Morality — of God or Man?
“Two things fill the mind with every new and increasing wonder and awe...: the starry heavens above me and the moral law within me” (Kant). Each is awesome in itself: scientists will tell you about the former and philosophers, the latter. But the two existing together in the same universe is even more amazing. In nature, everything behaves according to its physical properties--except man, who has in him this mysterious sense of how he ought to act, not just what he wants to do.
We may say that our morality is just a product of societal indoctri-nation, a set of rules, which was established by social consensus to ensure the survival and prosperity of our societies. This pragmatic, utilitarian moral impulse is best represented in the Golden Rule—"Do unto others as you would have them do unto you."
You may say that the Golden Rule is self-evident, ingrained in Nature itself: it seems like the best way to ensure our survival and well-being as a species. But, if it were ultimately for our benefit and survival, why should we abide by it to the point of sacrificing our (only) life? What if our morality goes deeper than any external social contract? C.S. Lewis says, "Supposing you hear a cry for help from a man in danger, you will probably feel two desires--one a desire to give help (due to your herd instinct), and the other a desire to keep out of danger (due to the instinct for self-preservation). But you will find inside you, in addition to these two impulses, a third thing which tells you that you ought to follow the impulse to help, and suppress the impulse to run away."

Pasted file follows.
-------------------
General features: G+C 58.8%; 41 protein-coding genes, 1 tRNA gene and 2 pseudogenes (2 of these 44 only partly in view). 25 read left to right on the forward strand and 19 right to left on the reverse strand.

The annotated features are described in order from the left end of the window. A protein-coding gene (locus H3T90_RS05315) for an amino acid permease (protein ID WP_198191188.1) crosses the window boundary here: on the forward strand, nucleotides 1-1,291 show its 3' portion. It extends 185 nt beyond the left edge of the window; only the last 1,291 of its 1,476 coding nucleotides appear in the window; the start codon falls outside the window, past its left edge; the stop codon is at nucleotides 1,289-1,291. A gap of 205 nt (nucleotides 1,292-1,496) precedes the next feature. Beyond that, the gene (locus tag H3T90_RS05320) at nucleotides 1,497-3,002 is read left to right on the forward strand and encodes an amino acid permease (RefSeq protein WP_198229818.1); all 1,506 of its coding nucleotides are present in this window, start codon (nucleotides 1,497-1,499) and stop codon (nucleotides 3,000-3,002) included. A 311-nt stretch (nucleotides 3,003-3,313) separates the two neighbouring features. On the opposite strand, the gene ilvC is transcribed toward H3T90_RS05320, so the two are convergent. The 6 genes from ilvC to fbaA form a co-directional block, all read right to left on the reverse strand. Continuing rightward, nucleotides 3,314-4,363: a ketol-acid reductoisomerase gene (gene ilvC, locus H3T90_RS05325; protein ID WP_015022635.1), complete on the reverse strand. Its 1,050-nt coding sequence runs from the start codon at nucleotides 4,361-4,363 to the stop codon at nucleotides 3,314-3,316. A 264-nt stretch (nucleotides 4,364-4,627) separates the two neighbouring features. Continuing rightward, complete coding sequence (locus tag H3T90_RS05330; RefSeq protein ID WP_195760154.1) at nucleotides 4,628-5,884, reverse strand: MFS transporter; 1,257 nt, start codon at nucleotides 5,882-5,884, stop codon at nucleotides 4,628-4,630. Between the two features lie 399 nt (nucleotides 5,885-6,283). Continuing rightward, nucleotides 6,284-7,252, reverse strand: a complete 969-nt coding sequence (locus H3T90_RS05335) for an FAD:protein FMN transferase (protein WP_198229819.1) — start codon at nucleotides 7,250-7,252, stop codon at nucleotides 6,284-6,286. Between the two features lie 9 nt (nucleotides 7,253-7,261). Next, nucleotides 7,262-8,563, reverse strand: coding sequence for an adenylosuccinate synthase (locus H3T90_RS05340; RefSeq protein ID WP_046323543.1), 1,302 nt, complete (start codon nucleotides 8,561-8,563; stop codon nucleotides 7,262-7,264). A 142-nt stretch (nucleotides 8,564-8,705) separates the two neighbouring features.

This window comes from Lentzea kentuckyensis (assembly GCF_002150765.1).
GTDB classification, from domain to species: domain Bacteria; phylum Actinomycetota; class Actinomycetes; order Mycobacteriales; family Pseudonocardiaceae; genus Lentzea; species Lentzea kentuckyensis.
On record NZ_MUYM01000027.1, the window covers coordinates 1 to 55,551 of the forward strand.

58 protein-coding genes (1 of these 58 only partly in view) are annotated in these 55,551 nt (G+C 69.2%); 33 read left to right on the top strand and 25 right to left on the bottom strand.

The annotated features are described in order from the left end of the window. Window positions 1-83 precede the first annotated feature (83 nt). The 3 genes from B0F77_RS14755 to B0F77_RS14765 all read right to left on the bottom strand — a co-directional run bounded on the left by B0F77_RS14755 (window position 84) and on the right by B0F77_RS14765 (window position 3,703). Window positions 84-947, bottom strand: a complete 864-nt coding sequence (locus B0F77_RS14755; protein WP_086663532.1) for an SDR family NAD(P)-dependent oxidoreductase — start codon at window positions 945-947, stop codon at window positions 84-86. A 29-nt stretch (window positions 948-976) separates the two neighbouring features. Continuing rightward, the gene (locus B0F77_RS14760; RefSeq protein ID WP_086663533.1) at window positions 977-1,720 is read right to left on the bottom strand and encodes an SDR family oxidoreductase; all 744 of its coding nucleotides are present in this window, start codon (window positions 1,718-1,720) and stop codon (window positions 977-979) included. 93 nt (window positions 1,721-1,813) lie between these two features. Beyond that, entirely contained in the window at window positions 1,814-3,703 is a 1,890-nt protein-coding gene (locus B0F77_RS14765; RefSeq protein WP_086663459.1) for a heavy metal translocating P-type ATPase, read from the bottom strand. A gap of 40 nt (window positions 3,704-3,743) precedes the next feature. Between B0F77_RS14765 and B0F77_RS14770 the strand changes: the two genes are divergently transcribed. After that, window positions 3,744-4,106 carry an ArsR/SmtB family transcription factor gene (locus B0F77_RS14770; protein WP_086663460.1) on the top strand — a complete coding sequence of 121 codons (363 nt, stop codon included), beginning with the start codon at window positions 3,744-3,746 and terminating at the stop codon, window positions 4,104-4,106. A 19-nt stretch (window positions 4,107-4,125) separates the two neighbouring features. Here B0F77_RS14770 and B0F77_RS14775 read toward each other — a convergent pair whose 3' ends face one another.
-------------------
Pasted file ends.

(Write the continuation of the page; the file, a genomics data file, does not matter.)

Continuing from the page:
Do you think there is this “third” thing? Without it, there’d be nothing heroic about a person risking his life to rescue someone; his herd instinct happened to be stronger than his survival instinct--he was merely dancing to his DNA. And there’d be nothing terrible about a person doing the opposite; he was overcome by his survival instinct--he too was just dancing to his DNA.
Our whole being and experience militate against such a view. What makes us human is that we try to do what we ought to, often contrary to our "natural" instincts for self-preservation—this, when we are made up of lifeless, thoughtless atoms like the countless stars and planets that fill our universe. Could it be that our moral capacity is "supernatural" in its origin--a sign pointing to a moral God, who made man in His moral image, unique among all creatures in this physical, non-moral universe? After all, there is no right and wrong or good and evil in the laws of physics and the animal kingdom!
If we are moral beings because we are made in our Maker’s image, we are accountable to Him for how we live. He did not just give us a moral capacity to have a sense of right and wrong but He also gave us His law—both in the Bible as well as in our conscience (though imperfect): “For all who have sinned without the law will also perish without the law, and all who have sinned under the law will be judged by the law” (Romans 2:12). Your conscience will testify against you on Judgment Day--every violation of your conscience, including checking up your phone when your inner voice said you shouldn’t!
We all have reasons to fear. But the Bible declares that God has provided redemption: “For God so loved the world, that he gave his only Son, that whoever believes in him should not perish but have eternal life” (John 3:16). This promise is true because Jesus sacrificed Himself for sinners like you and me. If you believe this, you will not perish but have everlasting life. This is why the Christian message is called the gospel (i.e., good news). Accept this good news, and start living the eternal life God has given you according to His good and wise design in gratitude and joy.